“Isenbro” culture is real, and it needs to go

UMass must act to rectify Isenberg’s toxic culture


Nina Walat / Daily Collegian

By Julia Oktay, Assistant Op/Ed Editor

The Isenberg School of Management is painted as an exclusive club for the best-connected of the University of Massachusetts’ elite. It’s an alternate universe where classes are a piece of cake (that is, if you go in the first place), internships are handed out by daddy’s friends rather than earned, and you graduate with an impressive degree anyway.

I’m here to tell you that in my experience, it’s true.

My major, operations and information management is heavily male-dominated, much like many STEM majors, but that doesn’t make it any less painful when I talk and no one listens. My group project contributions are dismissed. I’m forced into a secretarial role, while having to force my teammates to do their part. I’ve been outcasted to the extent that I wouldn’t dream of befriending my male classmates.

Many UMass students are familiar with the Isenbro/Isenhoe trope. The nicknames themselves are a good place to start: Why do men get to be “bros” while women get stuck with a much less flattering nickname? Why can’t Isenbro be gender-neutral? The term is widely used by the UMass community, which to me indicates that the attack on women was no accident: sexism is weaved into the fabric of Isenberg’s culture. When a punchline is repeated time and time again, it doesn’t feel like a joke anymore.

It feels as though the University endorses this toxic culture by emphasizing the School of Management’s exclusivity. Students have to go through a competitive application process if they want to declare an Isenberg major, and transferring into Isenberg is no easy task either. What practical purpose does this gatekeeping serve? Gatekeeping Isenberg majors only serves to encourage Isenbros’ elitist attitudes, excluding people who genuinely want to learn business or who want to be a part of the community.

In my experience, Isenberg students are a mostly homogenous group of rich, white men. Women and people of color are chronically underrepresented in business schools across the country. Considering Isenberg’s hefty added costs, the school naturally weeds out poorer students. Common among large homogenous communities is “othering” people of the out-group.

In a 2018 study by David Eaglemen where participants were randomly assigned to groups, “fMRI imaging demonstrated that their brains still reacted with more empathy to the pain inflicted on members of their arbitrary in-group than members of the arbitrary out-group.” This suggests that Isenbros may not be “bros” when they walk in the door of the School of Management, but they learn to become them.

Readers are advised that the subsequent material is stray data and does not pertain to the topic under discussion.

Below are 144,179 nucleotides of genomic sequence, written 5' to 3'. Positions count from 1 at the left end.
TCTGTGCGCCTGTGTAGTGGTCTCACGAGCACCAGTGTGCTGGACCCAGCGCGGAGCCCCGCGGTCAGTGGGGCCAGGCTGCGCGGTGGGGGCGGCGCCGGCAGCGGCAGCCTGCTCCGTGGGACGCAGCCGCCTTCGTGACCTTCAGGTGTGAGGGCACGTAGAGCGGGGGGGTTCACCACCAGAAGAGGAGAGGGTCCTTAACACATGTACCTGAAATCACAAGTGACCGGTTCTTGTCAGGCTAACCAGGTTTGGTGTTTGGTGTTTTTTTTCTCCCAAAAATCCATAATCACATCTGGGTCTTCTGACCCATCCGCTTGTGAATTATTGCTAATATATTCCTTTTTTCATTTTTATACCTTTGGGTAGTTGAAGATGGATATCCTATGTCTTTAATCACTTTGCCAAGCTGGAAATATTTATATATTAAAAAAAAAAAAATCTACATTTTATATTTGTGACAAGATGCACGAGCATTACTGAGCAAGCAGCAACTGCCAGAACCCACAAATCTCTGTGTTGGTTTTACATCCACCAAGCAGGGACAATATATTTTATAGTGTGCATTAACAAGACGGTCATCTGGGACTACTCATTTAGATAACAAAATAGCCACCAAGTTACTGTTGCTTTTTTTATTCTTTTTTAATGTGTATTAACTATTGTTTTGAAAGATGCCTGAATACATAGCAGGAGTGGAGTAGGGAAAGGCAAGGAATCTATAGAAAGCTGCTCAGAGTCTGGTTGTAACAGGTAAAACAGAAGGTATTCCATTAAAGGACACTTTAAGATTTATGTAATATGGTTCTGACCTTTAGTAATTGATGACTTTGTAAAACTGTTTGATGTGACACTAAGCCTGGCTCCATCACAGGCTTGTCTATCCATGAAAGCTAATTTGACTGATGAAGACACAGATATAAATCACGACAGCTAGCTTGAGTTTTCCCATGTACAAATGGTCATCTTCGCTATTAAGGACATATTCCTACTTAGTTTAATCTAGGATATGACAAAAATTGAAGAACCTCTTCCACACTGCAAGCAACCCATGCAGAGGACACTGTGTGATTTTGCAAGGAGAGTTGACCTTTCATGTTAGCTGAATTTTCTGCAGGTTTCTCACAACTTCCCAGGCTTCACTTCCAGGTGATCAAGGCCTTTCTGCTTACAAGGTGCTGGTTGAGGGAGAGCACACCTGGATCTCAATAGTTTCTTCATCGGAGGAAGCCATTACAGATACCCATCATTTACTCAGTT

Students start feeling that sense of belonging as time goes on, and they start to yearn for social approval within that group. People start to identify with in-group behavior, and they don’t speak up when they notice bad behavior for fear of social disapproval. This reinforcement cycle breeds the negative behavior seen at Isenberg, including dismissing women. All this to say, culture is created through a positive reinforcement loop that all starts with Isenberg’s gatekeeping.

College typically coincides with emerging adulthood, when brain development may still be incomplete. According to NPR, “young adults become much more sensitive to peer pressure than they were earlier or will be as adults,” which is especially true for men, whose brains develop two years later than their female peers. At a time when peer pressure is at an all-time high, and we are more susceptible to it than ever, breeding a healthy culture can have a huge positive impact on students for the rest of their lives.

Isenbro culture is a problem because the behaviors college students are surrounded by shapes how they act in the real world after graduation.

Isenbros go on to become CEOs, marketing executives and investors. These men and women operate at the forefront of our society, designing powerful ad campaigns that can change the world, investing in companies whose values align with their own, and providing goods and services that have the potential to improve our lives. Isenberg culture impacts our community’s culture as a whole, and UMass wears that toxicity like a badge of honor.

Julia Oktay can be reached at [email protected] and followed on Twitter @juliadoktay.